Let’s say we’re cultivating metta towards ourselves (this is the first stage of the practice). We start by cultivating lovingkindness towards ourselves because how we regard ourselves has a profound effect on how we regard others. If we dislike ourselves it makes it hard to have positive regard for others.
Using phrases is the classic method of doing the Metta Bhavana practice. I use this method more often than any other. There is no limit to the words or phrases you can use. The traditional phrase for the first stage would be “May I be well, may I be happy, may I be free from suffering.”
You have to say the phrase to yourself as if you mean it. You also have to remember to keep your focus on your emotions: you repeat the phrase, over and over, but watch what effect it has on how you are feeling. This is true for any word or phrase you use (and other phrases can be used).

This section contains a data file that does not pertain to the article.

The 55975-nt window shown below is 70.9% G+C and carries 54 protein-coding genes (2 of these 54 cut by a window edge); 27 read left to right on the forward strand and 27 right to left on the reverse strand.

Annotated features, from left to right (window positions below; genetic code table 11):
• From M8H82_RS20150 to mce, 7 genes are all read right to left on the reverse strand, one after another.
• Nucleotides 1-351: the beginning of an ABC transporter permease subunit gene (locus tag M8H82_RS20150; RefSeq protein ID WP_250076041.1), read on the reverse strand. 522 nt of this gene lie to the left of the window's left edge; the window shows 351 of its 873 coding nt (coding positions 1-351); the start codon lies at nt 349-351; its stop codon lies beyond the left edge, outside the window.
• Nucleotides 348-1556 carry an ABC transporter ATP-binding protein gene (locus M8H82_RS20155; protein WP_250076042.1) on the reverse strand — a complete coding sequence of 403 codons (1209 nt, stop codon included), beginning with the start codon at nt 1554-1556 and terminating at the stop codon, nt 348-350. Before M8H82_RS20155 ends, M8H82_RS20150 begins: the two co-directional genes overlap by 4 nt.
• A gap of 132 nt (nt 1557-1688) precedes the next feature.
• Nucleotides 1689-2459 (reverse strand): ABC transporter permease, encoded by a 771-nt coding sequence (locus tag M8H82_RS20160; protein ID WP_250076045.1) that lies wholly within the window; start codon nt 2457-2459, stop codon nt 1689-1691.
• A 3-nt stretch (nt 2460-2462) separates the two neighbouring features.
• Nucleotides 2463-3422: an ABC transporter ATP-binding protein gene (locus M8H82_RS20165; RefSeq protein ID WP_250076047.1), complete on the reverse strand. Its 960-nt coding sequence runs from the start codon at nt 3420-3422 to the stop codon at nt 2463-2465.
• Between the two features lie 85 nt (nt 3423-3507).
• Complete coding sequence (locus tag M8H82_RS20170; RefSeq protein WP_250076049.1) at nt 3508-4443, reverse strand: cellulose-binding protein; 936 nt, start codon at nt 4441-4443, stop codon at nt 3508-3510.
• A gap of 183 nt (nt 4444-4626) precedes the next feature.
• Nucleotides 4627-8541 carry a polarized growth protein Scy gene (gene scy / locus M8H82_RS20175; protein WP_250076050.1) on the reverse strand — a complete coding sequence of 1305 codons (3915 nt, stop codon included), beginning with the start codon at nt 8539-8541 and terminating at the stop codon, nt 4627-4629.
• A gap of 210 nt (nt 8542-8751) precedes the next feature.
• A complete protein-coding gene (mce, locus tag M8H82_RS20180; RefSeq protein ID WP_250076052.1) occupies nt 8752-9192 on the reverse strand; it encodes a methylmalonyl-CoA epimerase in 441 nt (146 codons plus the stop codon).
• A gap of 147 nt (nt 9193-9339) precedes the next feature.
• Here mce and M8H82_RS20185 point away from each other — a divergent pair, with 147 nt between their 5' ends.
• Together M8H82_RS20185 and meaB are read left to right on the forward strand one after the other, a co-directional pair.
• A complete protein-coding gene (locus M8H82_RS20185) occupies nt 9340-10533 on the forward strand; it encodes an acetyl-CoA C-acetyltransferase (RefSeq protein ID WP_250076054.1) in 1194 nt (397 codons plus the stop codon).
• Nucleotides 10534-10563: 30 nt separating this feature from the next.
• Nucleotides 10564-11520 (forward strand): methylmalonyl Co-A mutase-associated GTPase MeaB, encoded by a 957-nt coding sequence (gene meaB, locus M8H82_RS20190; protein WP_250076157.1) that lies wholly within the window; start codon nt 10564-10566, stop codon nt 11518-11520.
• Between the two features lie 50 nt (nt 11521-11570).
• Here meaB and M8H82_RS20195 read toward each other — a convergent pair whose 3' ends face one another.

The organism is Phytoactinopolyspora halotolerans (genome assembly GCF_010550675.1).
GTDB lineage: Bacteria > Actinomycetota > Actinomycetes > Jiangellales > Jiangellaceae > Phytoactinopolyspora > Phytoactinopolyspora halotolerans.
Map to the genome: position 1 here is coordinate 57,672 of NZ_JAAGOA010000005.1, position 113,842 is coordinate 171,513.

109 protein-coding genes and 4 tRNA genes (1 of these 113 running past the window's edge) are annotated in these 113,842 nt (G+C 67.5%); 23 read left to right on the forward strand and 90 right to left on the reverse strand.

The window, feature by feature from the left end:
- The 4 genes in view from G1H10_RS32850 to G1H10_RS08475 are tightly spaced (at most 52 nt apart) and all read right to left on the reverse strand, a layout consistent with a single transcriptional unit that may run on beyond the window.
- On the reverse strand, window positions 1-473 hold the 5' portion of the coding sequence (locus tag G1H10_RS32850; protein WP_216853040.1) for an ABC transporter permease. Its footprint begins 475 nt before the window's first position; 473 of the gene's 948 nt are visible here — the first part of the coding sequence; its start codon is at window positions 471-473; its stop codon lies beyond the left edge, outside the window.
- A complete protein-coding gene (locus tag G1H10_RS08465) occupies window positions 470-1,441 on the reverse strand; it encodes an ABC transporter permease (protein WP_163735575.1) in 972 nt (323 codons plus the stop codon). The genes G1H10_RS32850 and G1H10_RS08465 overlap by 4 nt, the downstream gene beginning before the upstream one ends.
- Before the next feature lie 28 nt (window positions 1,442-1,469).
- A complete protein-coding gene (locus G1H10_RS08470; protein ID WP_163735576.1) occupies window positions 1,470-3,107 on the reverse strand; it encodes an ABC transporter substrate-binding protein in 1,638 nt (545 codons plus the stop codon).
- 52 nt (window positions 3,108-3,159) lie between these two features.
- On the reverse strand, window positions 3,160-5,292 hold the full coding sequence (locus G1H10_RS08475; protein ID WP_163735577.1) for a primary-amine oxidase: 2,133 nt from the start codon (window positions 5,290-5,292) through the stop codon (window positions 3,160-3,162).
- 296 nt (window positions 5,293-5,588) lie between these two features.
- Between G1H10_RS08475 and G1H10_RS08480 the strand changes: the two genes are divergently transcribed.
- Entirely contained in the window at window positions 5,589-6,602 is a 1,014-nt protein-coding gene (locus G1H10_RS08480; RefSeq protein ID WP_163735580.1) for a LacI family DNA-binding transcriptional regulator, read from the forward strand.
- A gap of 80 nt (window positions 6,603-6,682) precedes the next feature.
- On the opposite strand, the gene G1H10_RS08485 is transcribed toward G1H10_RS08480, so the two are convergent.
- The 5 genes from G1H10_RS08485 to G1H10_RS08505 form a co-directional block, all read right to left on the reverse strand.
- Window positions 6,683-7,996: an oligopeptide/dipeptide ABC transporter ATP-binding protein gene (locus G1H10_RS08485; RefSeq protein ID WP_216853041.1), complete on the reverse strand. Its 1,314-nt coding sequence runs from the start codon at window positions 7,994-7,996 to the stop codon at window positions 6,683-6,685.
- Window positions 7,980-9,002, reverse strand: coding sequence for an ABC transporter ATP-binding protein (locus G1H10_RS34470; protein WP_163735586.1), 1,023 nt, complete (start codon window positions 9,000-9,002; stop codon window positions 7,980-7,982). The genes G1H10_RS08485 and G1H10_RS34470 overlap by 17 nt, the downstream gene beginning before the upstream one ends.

Leave time between each repetition of the phrase so that you have time to absorb what effect it has. I often fit the phrase in with the rhythm of my breath. I say “May I be well” on one out-breath. Then for the next in-breath and the next out-breath and in-breath I tune into my heart and see what effect the phrase has had. Then on the next out-breath I say “May I be happy”. Then two out-breaths later I say “May I be free from suffering.”
When you’re thinking these words, you’re being active. When you’re listening for the effect they’re having then you’re being receptive. This practice needs you to be both active and receptive — actively working with your emotions, and receptively watching what effect your actions are having.
You don’t have to use that particular phrase. You can just repeat a word like “love,” or “kindness,” or “patience.” Or you can use a series of words.
Or you can remind yourself of what your own positive qualities are, and rejoice in your own merits.